Dennis Henigan of the Center to Prevent Handgun Violence argues in an Oct. 29 op-ed column that the cities' lawsuits against the firearm industry are not a circumvention of the democratic process.

The suits are being brought not by persons injured because a firearm failed to function properly nor by the victims of crime who seek redress based on an act or omission that can be proven to have caused their injury. Instead, these suits are brought by local governmental bodies that have it within their power to regulate the issues against which now they complain.

Congress and state legislatures across the country have considered and have acted upon--sometimes by rejecting--many of the points raised in the city lawsuits. The distribution of firearms is one of the most heavily regulated activities in this country.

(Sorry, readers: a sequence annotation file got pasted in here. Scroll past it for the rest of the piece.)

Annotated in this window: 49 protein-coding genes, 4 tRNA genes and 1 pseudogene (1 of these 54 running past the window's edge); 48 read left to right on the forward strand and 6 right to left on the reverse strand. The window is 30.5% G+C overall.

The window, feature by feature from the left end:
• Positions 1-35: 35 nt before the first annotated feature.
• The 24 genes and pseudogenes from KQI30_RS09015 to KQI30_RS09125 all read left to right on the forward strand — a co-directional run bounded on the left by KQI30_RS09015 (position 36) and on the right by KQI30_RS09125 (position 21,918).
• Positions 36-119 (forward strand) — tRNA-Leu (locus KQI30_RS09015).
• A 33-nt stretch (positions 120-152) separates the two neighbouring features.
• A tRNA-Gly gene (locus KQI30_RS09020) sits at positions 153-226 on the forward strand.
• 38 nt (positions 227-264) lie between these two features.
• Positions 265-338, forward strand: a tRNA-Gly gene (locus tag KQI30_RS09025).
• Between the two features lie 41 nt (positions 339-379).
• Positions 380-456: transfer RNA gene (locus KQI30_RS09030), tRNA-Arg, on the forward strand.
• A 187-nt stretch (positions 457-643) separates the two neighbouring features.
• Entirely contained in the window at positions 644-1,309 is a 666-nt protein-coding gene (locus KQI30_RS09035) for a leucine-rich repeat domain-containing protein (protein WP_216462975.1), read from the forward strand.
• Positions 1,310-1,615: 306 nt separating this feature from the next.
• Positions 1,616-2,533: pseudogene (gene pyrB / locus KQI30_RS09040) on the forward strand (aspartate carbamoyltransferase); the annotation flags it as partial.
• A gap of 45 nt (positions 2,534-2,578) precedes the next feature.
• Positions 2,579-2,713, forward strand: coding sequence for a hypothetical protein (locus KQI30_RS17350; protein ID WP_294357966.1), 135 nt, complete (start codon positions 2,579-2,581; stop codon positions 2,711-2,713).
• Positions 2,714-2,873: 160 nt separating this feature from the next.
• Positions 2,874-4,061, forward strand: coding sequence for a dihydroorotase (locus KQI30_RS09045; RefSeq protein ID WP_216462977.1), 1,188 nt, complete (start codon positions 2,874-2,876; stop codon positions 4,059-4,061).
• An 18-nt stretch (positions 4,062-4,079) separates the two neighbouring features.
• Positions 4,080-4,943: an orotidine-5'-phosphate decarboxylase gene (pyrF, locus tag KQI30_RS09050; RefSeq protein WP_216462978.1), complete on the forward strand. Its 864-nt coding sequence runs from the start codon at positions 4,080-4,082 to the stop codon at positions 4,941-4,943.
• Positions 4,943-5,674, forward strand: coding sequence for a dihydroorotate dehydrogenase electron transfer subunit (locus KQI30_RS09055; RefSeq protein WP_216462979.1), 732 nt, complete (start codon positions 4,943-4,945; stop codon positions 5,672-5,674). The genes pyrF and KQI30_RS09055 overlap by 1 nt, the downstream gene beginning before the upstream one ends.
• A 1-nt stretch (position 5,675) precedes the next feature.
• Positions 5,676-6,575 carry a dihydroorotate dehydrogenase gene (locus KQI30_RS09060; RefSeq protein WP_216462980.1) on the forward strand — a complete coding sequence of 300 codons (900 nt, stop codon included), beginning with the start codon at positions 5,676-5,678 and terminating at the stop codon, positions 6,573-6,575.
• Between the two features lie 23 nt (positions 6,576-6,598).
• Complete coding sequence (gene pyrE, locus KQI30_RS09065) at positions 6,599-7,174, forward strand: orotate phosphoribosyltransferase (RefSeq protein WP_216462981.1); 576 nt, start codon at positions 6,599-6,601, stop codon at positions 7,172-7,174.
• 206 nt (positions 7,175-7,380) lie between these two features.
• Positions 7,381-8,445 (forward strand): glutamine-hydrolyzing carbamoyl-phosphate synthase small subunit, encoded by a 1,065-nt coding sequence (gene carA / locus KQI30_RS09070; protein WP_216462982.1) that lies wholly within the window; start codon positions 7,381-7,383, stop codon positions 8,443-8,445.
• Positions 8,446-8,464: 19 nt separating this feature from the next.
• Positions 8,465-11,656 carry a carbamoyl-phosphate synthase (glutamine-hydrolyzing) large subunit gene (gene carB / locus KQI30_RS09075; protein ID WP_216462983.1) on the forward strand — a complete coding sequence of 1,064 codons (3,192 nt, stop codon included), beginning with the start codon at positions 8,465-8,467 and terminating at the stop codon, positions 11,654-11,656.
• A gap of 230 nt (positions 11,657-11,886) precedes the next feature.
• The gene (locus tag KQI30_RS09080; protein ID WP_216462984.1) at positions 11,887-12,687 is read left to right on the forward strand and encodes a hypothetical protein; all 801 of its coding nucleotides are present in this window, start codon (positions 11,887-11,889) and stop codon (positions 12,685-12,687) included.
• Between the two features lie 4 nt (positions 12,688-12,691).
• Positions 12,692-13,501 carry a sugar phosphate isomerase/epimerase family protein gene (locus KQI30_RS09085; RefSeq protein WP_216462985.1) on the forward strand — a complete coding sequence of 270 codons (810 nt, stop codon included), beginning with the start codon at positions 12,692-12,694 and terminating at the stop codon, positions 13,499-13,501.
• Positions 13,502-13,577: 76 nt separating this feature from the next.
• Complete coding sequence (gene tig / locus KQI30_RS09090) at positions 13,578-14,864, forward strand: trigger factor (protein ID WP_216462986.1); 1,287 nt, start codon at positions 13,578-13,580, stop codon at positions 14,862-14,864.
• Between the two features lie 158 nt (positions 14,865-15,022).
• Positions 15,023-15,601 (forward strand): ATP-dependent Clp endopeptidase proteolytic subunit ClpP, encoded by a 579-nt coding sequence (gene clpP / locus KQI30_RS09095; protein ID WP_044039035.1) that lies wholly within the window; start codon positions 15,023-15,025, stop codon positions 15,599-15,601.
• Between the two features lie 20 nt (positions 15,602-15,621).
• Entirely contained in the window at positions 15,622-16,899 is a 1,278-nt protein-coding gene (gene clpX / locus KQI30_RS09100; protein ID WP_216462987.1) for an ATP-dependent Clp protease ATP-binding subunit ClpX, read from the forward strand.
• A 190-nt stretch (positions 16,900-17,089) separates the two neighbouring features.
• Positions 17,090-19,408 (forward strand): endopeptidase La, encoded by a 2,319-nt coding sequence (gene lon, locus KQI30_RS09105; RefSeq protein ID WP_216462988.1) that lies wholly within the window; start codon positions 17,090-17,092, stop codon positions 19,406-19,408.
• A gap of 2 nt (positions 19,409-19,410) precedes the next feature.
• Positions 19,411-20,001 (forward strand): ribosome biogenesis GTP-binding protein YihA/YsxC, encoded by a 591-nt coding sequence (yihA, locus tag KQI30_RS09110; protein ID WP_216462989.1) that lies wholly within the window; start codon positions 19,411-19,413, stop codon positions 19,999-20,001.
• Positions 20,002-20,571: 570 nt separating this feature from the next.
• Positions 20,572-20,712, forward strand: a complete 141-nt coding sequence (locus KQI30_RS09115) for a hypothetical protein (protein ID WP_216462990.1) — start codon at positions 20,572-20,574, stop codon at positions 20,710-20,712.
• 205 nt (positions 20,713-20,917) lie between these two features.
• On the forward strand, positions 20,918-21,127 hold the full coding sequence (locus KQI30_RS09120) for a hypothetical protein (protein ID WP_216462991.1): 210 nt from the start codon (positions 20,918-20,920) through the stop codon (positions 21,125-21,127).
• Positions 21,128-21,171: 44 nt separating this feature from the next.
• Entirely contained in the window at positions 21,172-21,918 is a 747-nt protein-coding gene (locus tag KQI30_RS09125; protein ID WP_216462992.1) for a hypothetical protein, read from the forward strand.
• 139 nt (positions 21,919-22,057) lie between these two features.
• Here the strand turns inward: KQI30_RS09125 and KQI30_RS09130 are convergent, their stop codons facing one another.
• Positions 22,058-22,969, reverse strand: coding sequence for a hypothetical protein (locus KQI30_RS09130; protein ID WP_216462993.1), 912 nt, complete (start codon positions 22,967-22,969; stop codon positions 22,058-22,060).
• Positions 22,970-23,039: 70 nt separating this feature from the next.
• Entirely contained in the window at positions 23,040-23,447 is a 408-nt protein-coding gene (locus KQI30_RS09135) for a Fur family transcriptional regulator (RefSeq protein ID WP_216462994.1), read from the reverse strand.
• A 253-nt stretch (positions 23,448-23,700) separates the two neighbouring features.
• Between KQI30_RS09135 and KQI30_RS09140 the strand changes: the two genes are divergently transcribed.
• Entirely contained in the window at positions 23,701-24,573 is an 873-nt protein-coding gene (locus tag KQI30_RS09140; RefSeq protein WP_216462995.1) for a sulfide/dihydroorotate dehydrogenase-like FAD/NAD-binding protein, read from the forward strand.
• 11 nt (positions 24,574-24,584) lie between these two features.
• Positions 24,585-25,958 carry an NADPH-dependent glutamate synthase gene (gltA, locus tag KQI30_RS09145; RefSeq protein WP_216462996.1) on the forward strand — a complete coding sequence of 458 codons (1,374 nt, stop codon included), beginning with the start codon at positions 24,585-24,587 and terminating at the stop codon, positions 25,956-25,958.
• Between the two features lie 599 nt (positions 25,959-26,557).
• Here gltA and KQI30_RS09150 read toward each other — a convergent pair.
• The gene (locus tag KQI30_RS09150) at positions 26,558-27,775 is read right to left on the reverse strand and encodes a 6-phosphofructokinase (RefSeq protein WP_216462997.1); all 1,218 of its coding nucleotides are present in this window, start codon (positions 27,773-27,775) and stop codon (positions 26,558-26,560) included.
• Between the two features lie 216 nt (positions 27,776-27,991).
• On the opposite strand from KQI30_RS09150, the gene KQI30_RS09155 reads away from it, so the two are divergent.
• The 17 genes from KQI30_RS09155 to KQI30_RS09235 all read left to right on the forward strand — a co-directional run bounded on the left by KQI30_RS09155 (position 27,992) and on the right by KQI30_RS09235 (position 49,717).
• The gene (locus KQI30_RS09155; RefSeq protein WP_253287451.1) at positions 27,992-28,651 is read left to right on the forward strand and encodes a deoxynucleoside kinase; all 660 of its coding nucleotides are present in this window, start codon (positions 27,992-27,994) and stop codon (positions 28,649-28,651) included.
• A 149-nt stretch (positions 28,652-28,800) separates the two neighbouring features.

Design considerations have been similarly addressed at the state and federal level. Mr. Henigan laments that Congress exempted firearms from the regulatory authority of the Consumer Product Safety Commission, but Congress did not want firearm design control--and thus the potential to ban firearm manufacture--in the hands of a few regulators, an affirmative act to protect the 2nd Amendment.

Congress's wisdom was confirmed when Handgun Control Inc. petitioned the Consumer Product Safety Commission to ban, not handguns (since this would not be allowed), but handgun ammunition (an effort which was rejected by the courts).

The city lawsuits are an attempt by a handful of local officials to federalize their judgments about firearm issues without the approval of the American electorate. That is why the suits are undemocratic.


General Counsel

Beretta U.S.A. Corp.